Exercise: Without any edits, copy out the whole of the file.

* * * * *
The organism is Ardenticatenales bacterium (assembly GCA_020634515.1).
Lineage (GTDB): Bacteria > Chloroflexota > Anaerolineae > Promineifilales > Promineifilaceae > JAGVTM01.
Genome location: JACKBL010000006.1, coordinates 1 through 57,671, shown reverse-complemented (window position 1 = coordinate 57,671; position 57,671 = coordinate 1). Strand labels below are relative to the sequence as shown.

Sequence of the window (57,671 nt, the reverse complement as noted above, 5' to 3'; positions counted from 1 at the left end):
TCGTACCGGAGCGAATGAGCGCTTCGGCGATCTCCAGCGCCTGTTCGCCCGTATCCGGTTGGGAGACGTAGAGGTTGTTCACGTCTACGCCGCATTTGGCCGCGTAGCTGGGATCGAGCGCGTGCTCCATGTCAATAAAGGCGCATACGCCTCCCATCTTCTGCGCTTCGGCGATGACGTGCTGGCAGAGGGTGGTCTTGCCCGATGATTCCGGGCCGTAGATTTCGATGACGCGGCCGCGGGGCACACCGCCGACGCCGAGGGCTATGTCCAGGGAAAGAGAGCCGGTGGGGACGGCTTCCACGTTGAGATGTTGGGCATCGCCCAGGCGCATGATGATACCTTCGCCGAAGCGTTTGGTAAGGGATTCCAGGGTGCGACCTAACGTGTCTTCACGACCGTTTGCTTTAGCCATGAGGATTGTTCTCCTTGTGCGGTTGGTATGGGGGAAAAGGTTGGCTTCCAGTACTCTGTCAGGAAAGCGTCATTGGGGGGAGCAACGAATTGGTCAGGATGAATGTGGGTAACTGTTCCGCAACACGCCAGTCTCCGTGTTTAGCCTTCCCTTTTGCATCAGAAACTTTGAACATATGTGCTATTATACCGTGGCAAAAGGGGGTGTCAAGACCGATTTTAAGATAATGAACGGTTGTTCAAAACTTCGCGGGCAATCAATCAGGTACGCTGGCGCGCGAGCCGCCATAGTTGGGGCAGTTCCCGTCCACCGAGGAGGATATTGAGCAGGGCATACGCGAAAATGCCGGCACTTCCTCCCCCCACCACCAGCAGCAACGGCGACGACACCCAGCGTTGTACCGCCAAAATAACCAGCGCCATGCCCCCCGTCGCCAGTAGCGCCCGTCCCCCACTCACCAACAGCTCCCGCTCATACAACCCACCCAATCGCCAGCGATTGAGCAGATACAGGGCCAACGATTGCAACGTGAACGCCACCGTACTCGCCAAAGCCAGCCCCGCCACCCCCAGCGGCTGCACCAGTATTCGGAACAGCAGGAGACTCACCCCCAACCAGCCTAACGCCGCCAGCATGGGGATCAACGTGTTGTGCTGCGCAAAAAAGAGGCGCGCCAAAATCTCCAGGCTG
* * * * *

The organism is Ardenticatenales bacterium (assembly GCA_020634515.1).
Lineage (GTDB): Bacteria > Chloroflexota > Anaerolineae > Promineifilales > Promineifilaceae > JAGVTM01.
Genome location: JACKBL010000006.1, coordinates 1 through 57,671, shown reverse-complemented (window position 1 = coordinate 57,671; position 57,671 = coordinate 1). Strand labels below are relative to the sequence as shown.

Sequence of the window (57,671 nt, the reverse complement as noted above, 5' to 3'; positions counted from 1 at the left end):
TCGTACCGGAGCGAATGAGCGCTTCGGCGATCTCCAGCGCCTGTTCGCCCGTATCCGGTTGGGAGACGTAGAGGTTGTTCACGTCTACGCCGCATTTGGCCGCGTAGCTGGGATCGAGCGCGTGCTCCATGTCAATAAAGGCGCATACGCCTCCCATCTTCTGCGCTTCGGCGATGACGTGCTGGCAGAGGGTGGTCTTGCCCGATGATTCCGGGCCGTAGATTTCGATGACGCGGCCGCGGGGCACACCGCCGACGCCGAGGGCTATGTCCAGGGAAAGAGAGCCGGTGGGGACGGCTTCCACGTTGAGATGTTGGGCATCGCCCAGGCGCATGATGATACCTTCGCCGAAGCGTTTGGTAAGGGATTCCAGGGTGCGACCTAACGTGTCTTCACGACCGTTTGCTTTAGCCATGAGGATTGTTCTCCTTGTGCGGTTGGTATGGGGGAAAAGGTTGGCTTCCAGTACTCTGTCAGGAAAGCGTCATTGGGGGGAGCAACGAATTGGTCAGGATGAATGTGGGTAACTGTTCCGCAACACGCCAGTCTCCGTGTTTAGCCTTCCCTTTTGCATCAGAAACTTTGAACATATGTGCTATTATACCGTGGCAAAAGGGGGTGTCAAGACCGATTTTAAGATAATGAACGGTTGTTCAAAACTTCGCGGGCAATCAATCAGGTACGCTGGCGCGCGAGCCGCCATAGTTGGGGCAGTTCCCGTCCACCGAGGAGGATATTGAGCAGGGCATACGCGAAAATGCCGGCACTTCCTCCCCCCACCACCAGCAGCAACGGCGACGACACCCAGCGTTGTACCGCCAAAATAACCAGCGCCATGCCCCCCGTCGCCAGTAGCGCCCGTCCCCCACTCACCAACAGCTCCCGCTCATACAACCCACCCAATCGCCAGCGATTGAGCAGATACAGGGCCAACGATTGCAACGTGAACGCCACCGTACTCGCCAAAGCCAGCCCCGCCACCCCCAGCGGCTGCACCAGTATTCGGAACAGCAGGAGACTCACCCCCAACCAGCCTAACGCCGCCAGCATGGGGATCAACGTGTTGTGCTGCGCAAAAAAGAGGCGCGCCAAAATCTCCAGGCTG